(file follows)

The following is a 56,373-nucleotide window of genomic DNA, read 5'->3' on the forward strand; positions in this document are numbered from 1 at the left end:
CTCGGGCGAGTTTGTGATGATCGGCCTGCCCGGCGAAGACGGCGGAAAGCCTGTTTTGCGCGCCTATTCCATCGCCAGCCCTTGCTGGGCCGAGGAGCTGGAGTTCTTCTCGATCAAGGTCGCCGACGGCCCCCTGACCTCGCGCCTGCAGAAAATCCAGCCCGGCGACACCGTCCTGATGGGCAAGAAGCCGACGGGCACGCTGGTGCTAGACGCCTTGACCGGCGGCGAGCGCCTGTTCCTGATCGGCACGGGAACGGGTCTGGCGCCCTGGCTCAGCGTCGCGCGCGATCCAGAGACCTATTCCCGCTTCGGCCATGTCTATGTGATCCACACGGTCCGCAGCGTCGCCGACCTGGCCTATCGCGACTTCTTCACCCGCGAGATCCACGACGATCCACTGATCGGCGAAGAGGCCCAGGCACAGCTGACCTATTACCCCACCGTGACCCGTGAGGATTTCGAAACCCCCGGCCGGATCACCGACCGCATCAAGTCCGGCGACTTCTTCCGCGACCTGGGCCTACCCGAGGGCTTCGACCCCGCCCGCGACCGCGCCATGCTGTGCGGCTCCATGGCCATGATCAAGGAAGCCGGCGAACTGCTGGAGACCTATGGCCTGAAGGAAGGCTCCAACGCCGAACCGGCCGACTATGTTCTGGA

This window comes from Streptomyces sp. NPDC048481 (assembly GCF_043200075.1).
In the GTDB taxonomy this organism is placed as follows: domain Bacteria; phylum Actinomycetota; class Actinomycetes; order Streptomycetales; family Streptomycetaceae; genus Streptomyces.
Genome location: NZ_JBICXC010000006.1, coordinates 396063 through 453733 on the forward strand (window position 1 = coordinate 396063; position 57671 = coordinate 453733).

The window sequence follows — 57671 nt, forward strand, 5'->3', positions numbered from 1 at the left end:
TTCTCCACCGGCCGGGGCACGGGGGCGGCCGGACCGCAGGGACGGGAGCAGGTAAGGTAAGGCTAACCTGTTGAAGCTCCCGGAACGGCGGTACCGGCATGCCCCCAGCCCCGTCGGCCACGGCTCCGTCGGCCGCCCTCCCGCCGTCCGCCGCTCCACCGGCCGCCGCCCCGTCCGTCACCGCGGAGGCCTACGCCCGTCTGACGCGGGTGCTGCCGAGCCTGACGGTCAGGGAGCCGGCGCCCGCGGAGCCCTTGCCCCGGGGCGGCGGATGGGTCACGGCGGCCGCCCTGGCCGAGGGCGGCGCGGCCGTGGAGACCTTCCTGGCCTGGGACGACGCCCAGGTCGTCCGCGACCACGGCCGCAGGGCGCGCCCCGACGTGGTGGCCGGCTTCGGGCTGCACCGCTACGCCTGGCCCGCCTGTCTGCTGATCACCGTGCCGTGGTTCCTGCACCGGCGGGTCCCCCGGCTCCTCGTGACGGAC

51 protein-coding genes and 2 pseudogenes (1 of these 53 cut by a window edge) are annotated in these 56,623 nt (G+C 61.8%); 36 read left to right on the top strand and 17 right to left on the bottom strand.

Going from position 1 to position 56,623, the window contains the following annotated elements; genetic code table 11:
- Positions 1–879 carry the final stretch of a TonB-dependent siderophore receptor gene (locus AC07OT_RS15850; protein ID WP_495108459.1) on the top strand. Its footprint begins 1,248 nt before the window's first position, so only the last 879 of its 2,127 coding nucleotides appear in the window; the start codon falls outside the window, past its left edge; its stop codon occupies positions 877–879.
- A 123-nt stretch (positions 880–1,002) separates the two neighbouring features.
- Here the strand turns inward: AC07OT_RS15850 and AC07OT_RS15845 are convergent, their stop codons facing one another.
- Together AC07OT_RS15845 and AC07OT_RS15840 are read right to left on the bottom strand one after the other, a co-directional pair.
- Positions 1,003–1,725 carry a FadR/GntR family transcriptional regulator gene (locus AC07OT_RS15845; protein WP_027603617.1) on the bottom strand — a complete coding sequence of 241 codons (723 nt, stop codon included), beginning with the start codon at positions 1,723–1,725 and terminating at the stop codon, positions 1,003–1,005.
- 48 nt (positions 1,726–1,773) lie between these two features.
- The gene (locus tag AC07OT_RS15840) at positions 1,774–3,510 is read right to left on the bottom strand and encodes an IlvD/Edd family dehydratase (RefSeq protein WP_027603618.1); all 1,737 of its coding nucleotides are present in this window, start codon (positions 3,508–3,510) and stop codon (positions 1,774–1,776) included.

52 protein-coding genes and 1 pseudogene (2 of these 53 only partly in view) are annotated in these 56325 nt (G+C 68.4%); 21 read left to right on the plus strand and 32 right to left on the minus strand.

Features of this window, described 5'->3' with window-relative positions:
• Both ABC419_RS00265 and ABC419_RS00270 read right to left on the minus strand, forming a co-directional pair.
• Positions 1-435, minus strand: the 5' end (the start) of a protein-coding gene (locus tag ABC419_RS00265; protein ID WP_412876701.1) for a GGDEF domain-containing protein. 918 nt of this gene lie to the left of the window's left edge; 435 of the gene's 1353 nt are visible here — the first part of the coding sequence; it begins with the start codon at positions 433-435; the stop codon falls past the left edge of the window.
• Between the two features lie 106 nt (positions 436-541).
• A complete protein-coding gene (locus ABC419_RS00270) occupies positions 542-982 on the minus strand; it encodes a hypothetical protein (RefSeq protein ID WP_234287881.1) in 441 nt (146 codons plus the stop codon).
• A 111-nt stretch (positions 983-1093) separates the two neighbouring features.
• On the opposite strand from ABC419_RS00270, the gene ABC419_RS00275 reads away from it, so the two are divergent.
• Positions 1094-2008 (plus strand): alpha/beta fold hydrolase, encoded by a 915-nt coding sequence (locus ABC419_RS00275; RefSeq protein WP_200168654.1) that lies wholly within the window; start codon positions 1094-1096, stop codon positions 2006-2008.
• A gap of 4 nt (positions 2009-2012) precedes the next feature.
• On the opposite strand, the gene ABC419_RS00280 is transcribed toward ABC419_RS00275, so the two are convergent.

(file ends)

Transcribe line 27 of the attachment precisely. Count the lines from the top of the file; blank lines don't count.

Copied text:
• On the opposite strand, the gene ABC419_RS00280 is transcribed toward ABC419_RS00275, so the two are convergent.